Our next step is to create a new account for our organization. Keep in mind here that there’s also a possibility to add an existing account into your organization via invitation. Doing so renders the invited account in complete control of the administrator of the organization so make sure you’re actually want this before doing it.
To proceed with creating a fresh account in the organization, go ahead and click on the Add an AWS Account button seen below to launch the creation wizard.
The wizard asks you for some basic information including your desired account name, the email address of the account owner, and the IAM role that the account will utilize. This IAM role can be created in advance with restricted permissions, or created as part of the wizard. If you want to restrict this underlying account’s permissions, its best to create one in advance and type it in here. If you don’t know how to create a IAM User / Role with permissions I have a great video on the topic here.
Pro Tip – Mapping Multiple Accounts to the Same Email
I wanted to pause to give you a pro tip here. Its not uncommon to want to map multiple AWS accounts to the same email. By default, you can only have one email mapped to one AWS account. This is pretty annoying especially if you’re a power user looking to maintain ownership over multiple underlying accounts.
To circumvent this, you can append your email with “+integer” to create multiple accounts that map for the same email. For example, if I want to map a new account to my email, firstname.lastname@example.org, I could enter the email as email@example.com , and the next one as firstname.lastname@example.org and so on.
You’ll still receive all emails to the original email (without the + and integer). Its a neat trick that saves a lot of time spent on creating and managing dozens of emails.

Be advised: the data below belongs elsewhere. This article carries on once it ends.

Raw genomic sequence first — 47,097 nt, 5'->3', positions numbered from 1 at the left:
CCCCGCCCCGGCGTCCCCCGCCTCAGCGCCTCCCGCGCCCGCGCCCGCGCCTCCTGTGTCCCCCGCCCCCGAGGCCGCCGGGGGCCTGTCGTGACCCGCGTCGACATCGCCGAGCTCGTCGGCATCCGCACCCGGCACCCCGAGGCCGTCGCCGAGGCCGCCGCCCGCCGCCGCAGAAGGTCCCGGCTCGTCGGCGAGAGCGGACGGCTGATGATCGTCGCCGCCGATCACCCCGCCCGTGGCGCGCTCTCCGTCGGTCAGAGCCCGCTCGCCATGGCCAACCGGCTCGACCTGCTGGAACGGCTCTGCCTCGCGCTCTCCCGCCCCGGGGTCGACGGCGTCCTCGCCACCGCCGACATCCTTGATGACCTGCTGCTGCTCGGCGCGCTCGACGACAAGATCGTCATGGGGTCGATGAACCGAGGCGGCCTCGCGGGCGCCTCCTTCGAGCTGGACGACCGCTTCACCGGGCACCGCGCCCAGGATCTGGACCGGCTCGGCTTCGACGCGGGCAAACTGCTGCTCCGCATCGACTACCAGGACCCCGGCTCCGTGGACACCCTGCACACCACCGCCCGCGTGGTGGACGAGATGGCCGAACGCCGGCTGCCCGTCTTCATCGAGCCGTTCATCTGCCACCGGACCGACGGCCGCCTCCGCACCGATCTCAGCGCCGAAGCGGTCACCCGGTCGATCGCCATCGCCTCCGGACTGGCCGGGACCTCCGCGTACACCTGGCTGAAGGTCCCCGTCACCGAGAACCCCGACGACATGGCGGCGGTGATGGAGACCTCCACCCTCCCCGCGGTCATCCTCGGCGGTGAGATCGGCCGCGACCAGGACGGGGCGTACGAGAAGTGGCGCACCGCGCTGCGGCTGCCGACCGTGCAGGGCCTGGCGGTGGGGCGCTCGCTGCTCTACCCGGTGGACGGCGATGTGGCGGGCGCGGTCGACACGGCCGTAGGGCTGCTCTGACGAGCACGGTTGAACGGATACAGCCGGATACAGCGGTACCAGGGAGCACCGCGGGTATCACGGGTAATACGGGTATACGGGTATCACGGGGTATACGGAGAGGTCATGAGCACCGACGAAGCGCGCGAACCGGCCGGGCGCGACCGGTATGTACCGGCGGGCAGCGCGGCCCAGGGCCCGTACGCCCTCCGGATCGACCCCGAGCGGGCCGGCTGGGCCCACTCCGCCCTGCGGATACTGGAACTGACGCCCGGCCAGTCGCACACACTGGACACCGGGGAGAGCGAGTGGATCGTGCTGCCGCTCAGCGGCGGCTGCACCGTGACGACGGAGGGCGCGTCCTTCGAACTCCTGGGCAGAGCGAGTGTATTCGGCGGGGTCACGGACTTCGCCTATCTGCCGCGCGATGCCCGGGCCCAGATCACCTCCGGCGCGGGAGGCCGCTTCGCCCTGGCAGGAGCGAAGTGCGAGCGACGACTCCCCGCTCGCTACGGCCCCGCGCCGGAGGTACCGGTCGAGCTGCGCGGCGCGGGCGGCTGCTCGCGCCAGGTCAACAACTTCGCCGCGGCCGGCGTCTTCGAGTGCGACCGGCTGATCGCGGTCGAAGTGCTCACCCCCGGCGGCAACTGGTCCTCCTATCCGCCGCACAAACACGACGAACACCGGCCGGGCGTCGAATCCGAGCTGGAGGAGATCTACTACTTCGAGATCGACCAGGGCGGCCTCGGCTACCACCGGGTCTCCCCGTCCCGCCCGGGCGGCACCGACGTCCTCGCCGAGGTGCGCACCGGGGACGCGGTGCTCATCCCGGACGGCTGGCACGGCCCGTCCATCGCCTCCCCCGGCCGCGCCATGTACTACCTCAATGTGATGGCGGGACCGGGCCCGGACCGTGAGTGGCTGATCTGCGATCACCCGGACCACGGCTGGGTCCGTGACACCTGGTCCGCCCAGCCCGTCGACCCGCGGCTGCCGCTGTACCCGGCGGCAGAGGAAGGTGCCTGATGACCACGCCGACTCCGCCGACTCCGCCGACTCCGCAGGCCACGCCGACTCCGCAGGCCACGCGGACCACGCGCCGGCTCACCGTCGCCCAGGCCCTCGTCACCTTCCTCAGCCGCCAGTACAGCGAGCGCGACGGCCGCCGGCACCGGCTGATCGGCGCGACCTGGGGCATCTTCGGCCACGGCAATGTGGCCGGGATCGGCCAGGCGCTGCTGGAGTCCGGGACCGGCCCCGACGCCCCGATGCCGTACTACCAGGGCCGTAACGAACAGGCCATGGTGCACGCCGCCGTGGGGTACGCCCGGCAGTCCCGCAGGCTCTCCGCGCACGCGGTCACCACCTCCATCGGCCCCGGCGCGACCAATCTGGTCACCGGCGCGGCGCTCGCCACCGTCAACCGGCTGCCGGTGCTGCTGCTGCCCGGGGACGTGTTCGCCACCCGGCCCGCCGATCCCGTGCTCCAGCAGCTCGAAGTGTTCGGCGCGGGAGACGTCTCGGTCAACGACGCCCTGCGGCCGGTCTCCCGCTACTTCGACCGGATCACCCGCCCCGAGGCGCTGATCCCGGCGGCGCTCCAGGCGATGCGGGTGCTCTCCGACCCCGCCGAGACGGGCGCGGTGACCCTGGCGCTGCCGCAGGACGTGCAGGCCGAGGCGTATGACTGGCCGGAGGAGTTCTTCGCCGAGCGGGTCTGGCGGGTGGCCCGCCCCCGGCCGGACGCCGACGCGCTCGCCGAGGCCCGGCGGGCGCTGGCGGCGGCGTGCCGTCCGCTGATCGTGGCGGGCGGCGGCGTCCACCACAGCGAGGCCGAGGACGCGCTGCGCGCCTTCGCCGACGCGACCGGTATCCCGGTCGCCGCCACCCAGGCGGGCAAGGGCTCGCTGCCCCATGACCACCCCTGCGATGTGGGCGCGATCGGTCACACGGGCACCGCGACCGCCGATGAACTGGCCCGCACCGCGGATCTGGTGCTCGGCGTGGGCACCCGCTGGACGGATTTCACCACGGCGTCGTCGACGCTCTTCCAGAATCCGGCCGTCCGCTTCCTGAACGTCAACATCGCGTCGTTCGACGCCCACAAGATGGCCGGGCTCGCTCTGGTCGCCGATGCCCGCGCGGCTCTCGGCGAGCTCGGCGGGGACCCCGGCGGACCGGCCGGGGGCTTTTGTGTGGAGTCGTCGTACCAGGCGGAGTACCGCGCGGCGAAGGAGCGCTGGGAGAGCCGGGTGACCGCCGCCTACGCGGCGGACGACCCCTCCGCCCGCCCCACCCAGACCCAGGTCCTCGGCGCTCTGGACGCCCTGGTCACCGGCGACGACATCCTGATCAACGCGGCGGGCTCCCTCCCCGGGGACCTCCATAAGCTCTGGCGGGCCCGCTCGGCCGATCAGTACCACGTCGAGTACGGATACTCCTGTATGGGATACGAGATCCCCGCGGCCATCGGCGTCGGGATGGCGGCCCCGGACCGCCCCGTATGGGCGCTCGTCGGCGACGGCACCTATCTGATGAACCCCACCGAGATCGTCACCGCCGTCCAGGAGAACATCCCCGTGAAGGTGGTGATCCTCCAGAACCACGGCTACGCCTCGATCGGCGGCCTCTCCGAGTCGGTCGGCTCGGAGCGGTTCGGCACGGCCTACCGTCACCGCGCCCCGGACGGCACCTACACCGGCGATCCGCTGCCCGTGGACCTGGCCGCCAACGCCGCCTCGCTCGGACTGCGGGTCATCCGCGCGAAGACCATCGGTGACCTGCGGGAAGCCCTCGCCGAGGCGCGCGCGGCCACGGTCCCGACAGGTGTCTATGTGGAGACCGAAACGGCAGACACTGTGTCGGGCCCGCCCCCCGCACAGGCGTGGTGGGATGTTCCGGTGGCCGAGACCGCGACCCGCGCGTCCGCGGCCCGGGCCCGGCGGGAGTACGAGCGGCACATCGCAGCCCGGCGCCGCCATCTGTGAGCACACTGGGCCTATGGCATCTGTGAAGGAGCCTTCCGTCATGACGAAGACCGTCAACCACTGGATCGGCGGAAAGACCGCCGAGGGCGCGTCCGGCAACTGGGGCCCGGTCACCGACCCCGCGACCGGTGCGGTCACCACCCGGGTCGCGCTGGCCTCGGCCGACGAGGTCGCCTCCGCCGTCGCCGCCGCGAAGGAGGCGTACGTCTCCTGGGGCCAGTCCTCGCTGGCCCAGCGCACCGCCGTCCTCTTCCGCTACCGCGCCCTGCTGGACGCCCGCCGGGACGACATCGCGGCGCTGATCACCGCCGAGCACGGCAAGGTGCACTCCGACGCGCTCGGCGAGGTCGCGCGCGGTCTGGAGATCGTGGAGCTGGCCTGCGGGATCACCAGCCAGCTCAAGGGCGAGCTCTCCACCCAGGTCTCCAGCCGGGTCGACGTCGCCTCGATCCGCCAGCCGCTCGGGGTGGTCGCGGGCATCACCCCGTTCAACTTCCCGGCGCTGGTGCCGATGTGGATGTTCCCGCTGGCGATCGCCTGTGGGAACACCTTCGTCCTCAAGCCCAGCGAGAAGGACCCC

Step 3 – Assign Login Credentials to Your New Account
This was a super confusing step for me. After creating the account I spent an hour or so fumbling around trying to figure out how to log in to the darn thing. It definitely wasn’t clear based on the documentation and I eventually found an answer on the second page of google (the horror!).
After you create your second account, you’ll see some details about your account (below) on the AWS organizations page.
Note the account number 620200841628. This is going to be important when we try to login.
In order to gain access to the account, we need to sign out of our AWS account (or do this in a new different browser) and then go to the AWs console sign in page at https://console.aws.amazon.com/
Make sure you’ve selected the radio box for Root User and NOT IAM user. In the text box below, enter the email you just specified for the new account and click next. It should look like below:
On the next page, click on the blue text that says Forgot Password. You’ll be prompted with a captcha. Fill it out and proceed.
You’ll then be sent an email asking you to reset your password. Follow the prompts and you should be able to set your password, and log in to your brand new account. You should be good to go at this point with a completely fresh account you can hand off to your team or dedicate to a new application.
If you enjoyed this article, be sure to check out my YouTube channel where I teach about AWS and Cloud Computing concepts.